Announcementsβ€Ž > β€Ž


Robert Reich: Why "Right to Work" is Wrong for Workers

ERFT/ERUSD 2016/2017 Tentative Agreement

All you need is love and a union

Prop 55: Help our children thrive

Former Secretary of Labor Robert Reich explains the truth behind so-called "Right to Work" laws and how they hurt working families.

ERFT/ERUSD 2016/2017 Tentative Agreement
A review of the 2016/2017 Tentative Agreement between the El Rancho Federation of Teachers and the El Rancho Unified School District. This tentative agreement must be voted on by the membership.

New teachers often have questions about their union: why should I join? What does the union do? What does it stand for? This ten minute video, produced by the CFT, addresses these questions and more through the experiences of veteran teachers.

Four CFT members hurt by the Great Recession describe their experiences prior to passage of Prop 30 in 2012, and detail how their situations, and that of their students, improved after that ballot measure was passed. Also appearing are school principals, State Senator Loni Hancock, Governor Jerry Brown, former Governor Schwarzenegger, and state budget expert Chris Hoene. Together they clearly lay out the urgent case for passing Prop 55 this November to extend Prop 30 for twelve years.

A Brief History of California Labor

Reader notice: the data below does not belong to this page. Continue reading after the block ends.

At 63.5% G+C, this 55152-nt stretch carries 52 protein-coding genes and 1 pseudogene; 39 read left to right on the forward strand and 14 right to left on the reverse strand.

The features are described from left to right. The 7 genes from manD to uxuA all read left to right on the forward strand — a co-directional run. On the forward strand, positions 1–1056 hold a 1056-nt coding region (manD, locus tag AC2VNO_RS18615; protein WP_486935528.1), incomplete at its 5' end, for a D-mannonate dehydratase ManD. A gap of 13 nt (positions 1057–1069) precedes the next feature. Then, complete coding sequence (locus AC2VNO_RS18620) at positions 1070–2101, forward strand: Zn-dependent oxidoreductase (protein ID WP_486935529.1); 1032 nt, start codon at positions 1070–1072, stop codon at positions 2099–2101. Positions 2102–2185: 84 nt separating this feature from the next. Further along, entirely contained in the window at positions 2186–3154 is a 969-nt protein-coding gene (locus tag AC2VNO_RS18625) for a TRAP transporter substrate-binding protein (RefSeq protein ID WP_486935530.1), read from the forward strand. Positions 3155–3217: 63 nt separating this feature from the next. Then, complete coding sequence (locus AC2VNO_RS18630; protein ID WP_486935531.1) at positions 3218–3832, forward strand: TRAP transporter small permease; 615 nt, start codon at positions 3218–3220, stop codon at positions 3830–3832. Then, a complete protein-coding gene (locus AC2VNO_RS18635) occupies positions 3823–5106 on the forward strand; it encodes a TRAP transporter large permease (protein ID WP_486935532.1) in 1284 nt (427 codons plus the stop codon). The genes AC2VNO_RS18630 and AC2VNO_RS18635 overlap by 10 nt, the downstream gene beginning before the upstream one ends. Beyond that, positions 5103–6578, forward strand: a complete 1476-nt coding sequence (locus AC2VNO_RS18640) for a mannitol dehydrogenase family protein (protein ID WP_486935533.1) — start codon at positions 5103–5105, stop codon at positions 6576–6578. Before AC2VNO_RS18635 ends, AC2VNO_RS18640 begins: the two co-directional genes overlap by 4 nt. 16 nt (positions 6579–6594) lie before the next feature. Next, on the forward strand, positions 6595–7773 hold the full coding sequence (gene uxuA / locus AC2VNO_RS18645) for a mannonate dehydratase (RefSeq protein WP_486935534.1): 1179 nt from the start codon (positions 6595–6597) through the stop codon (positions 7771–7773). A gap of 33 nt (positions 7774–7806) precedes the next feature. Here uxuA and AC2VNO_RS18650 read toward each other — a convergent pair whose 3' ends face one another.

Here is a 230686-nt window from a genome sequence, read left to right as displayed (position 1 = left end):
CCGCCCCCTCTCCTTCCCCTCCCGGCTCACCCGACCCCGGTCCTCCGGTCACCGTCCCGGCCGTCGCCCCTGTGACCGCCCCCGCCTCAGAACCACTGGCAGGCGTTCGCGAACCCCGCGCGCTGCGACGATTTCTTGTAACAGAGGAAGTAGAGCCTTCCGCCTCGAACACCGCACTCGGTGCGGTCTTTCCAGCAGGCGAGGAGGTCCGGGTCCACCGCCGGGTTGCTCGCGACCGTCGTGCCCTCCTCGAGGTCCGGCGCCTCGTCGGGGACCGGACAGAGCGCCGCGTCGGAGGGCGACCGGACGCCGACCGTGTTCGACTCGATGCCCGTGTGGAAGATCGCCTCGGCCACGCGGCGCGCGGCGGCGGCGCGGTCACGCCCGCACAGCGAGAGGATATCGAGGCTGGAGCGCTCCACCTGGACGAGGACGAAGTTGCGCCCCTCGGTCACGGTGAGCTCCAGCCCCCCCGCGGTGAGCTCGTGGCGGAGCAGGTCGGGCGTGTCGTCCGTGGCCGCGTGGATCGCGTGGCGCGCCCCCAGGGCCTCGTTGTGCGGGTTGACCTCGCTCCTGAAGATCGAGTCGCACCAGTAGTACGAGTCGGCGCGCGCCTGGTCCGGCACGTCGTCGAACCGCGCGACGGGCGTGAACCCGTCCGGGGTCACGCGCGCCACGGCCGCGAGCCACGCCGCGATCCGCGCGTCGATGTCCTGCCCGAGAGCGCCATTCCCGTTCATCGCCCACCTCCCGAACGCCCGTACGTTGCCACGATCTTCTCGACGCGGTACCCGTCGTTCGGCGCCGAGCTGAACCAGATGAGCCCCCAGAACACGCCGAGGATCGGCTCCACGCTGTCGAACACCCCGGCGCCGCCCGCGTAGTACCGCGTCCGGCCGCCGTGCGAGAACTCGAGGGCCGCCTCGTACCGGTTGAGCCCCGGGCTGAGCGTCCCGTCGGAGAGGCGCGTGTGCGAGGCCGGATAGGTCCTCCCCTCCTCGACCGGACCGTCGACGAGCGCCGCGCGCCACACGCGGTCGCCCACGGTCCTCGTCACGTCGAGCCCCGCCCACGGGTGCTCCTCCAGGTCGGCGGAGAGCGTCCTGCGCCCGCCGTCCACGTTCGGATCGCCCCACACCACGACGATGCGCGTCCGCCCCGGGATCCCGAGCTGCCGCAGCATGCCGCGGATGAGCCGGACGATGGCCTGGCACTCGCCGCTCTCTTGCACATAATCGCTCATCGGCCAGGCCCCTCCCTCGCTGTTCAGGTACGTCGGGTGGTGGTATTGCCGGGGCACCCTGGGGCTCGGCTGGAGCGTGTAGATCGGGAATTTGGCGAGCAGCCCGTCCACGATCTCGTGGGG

May is Labor History Month. Signed into law as AB 2269 (Swanson) in 2012 by Governor Brown, its purpose is to encourage schools β€œto commemorate this month with appropriate educational exercises that make pupils aware of the role the labor movement has played in shaping California and the United States.”

A brief history of California labor, in honor of Labor Day 2015, with thanks to Billy Bragg.

The Need to Renew Prop 30

In 2012 the California electorate voted for Proposition 30, which began to restore funding to public education after years of budget cuts, during which nearly 30,000 teachers and 10,000 classified employees were laid off and programs to help students were decimated. Prop 30 required the wealthy to pay three tiers of 1, 2, and 3% more in state income taxes, and everyone to pay 1/4 of one percent more in sales taxes. Together these new taxes have stopped the bleeding in public education. But Prop 30 is a temporary tax; the sales tax disappears after 2016, and the tax on the wealthy in 2019. This video demonstrates how Prop 30 has helped to put California back on the road to providing a quality public education to every student, and the need to renew its progressive tax on the wealthy.